Today I want to share my dining experience in “Restaurante Boroa Jaretxea“.
It is located in a renovated farmhouse 20 km east of Bilbao, near the highway connecting it to San Sebastian.
It was a sunny Saturday and the place was packed.
I had two options. The first was to take the gastronomic menu. The second was to go for pleasure maximization.
The gastronomic menu is a journey of discovery.But when you are in a big restaurant which is packed with people wishing to enjoy their Saturday lunch, I thought that it would be rather difficult for the chef’s brigade to deliver. I had no doubt that the menu was good, but there was the question of execution under extreme conditions,
Pleasure maximization on the other hand is a tricky approach. It presumes that you have already stored in your human system some experiences of intense pleasure, and seeks to attain similar levels of pleasure by reliving or approximating these experiences.
In any case, I opted for pleasure maximization. A few words regarding the topology of pleasure are in order. Imagine the pleasure domain as a terrain with valleys and peaks. Within a radius of a point there may be one or more peaks. The peaks I chose are two, hoping that a third one is also nearby.
Here are the results.
The first peak of pleasure maximization is kokotxas, delicious parcels of meat full of gelatin, extracted from the chin of the fish. I got to know kokotxas in 2003 in the Basque country, and ever since I suffer from “kokotxas deprivation” syndrome.. So any chance to enjoy a good kokotxas dish is precious.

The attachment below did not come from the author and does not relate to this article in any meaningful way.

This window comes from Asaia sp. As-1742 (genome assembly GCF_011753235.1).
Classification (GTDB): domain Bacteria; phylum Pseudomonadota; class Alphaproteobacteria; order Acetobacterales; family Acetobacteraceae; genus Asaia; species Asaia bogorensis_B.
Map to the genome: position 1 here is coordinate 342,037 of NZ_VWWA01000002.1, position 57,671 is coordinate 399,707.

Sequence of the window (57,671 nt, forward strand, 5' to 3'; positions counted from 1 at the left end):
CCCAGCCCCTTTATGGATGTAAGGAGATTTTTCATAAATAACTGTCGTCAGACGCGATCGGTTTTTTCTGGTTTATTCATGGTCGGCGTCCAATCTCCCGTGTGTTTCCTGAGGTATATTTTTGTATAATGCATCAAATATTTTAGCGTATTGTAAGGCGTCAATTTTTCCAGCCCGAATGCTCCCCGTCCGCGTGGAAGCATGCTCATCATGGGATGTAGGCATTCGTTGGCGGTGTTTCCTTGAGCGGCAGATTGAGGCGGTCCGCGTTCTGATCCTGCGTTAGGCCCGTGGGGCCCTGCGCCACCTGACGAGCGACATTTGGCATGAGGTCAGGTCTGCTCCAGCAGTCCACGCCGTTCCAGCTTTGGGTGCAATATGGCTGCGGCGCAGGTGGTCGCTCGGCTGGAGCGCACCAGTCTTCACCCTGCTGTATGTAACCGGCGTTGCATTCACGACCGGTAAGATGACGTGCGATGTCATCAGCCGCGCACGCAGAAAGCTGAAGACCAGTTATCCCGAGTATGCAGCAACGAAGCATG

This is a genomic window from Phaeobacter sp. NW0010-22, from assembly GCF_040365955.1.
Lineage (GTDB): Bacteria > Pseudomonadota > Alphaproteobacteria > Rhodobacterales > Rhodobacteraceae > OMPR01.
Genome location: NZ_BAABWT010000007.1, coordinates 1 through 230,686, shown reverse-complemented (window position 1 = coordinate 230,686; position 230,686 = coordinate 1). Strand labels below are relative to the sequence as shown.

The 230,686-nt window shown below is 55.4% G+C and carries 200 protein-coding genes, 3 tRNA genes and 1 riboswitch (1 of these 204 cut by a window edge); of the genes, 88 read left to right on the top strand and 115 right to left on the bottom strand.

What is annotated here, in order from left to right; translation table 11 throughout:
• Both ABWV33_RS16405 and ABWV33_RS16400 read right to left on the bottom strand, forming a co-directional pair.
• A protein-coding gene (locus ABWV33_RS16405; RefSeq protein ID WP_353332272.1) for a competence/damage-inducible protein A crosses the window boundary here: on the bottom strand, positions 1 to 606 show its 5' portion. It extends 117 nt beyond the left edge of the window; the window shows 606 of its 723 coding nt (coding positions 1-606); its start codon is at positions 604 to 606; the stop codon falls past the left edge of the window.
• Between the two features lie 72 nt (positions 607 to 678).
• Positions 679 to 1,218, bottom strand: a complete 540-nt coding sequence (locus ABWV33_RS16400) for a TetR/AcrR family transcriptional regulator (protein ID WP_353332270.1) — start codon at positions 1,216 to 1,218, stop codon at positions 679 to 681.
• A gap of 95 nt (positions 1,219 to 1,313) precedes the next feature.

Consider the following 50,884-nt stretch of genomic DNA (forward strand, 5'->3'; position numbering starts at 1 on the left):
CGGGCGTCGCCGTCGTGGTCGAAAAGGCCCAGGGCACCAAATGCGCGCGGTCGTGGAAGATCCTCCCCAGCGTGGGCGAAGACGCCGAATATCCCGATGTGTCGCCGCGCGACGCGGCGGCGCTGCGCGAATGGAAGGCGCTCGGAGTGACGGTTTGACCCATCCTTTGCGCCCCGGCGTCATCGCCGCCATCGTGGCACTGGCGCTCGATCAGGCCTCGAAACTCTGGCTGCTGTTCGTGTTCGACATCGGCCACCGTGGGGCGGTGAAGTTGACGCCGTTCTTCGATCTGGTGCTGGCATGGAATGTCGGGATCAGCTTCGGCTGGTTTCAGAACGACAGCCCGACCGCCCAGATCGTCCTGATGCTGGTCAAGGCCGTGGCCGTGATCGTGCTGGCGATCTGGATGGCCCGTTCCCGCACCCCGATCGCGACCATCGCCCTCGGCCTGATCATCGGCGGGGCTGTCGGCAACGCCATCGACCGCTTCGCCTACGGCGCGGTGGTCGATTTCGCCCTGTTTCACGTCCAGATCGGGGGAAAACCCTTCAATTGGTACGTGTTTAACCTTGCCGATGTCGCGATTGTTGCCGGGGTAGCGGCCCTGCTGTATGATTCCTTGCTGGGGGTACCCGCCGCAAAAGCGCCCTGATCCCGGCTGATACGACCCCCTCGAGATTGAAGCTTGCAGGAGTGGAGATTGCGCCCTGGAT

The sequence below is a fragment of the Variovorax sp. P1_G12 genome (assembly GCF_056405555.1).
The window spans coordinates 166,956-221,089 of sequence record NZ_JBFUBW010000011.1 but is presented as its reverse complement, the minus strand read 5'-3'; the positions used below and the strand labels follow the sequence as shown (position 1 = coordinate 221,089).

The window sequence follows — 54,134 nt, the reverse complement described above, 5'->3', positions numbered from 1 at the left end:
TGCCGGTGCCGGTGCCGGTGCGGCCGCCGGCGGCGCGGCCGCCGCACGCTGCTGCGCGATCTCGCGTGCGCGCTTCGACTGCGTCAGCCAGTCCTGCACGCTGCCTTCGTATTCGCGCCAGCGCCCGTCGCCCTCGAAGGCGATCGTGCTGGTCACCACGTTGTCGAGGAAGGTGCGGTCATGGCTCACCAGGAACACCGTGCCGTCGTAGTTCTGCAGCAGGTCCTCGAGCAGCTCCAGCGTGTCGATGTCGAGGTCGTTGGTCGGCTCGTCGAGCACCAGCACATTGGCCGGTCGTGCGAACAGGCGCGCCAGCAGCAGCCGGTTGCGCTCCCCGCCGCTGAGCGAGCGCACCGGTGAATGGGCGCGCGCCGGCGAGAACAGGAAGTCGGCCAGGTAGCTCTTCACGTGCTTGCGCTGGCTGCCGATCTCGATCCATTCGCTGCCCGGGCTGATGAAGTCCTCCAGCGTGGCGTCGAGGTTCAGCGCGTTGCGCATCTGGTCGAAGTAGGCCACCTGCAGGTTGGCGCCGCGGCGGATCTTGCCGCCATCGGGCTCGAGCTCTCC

The dish in Boroa was “Kokotxas de merluza al pilpil con almejas de cuchillo”. This is translated into “Hake kokotxas with clams.” Absolutely delicious! I could eat three more without any complaint! But I resisted the temptation so that I could move to the second peak of pleasure maximization.
The second peak of pleasure maximization was tuna. I love tuna, especially the belly. Boroa could serve me a juicy fillet steak “taco de atun”, and I could not resist. The fish comes daily from Cadiz in the Mediterranean, and it is fished with the Almadraba method. Tuna’s meat is red because its blood does not run through veins, but through tissue. The steak must be juicy and medium – rare. If you cook it even slightly more, the incredible flavor and texture is destroyed.
Tuna was a very popular fish in ancient Greece. Athinaeos wrote about culture and dining in the Greco-Roman world of the 3rd century AD. His masterpiece is considered to be the first cookbook, but it is a lot more. He writes:
“(The fish) was named ‘thunnos’ (θύννος) because of its darting movement.” The name ‘thunnos’ comes form the verb ‘thyno’ which means to rush, to move quickly. (Athinaeos, Deipnosophistae, 302b, Vol. 7)
The tuna steak was served with zucchini tempura fritters and soy sauce. Do I see a Japanese streak here, or am I just dreaming? Japan in the Basque Country!
The third peak of pleasure maximization was cheese. The Basque country is full of goats, lamb, cows, and they produce delicious cheese. So I aksed the maître d‘ to taste some local cheeses. He brought me two: Idiazabal and Carranzana. Absolutely delicious!
I accompanied the mal with the local wine, txakoli, produced a few kilometers away. Low acidity, fruity taste, bright light color, make this wine perfect for fish and seafood. Surprisingly, it went very well with the mighty cheeses!
All in all a wonderful experience, and I am glad to say that in the occasion the pleasure maximization approach worked well.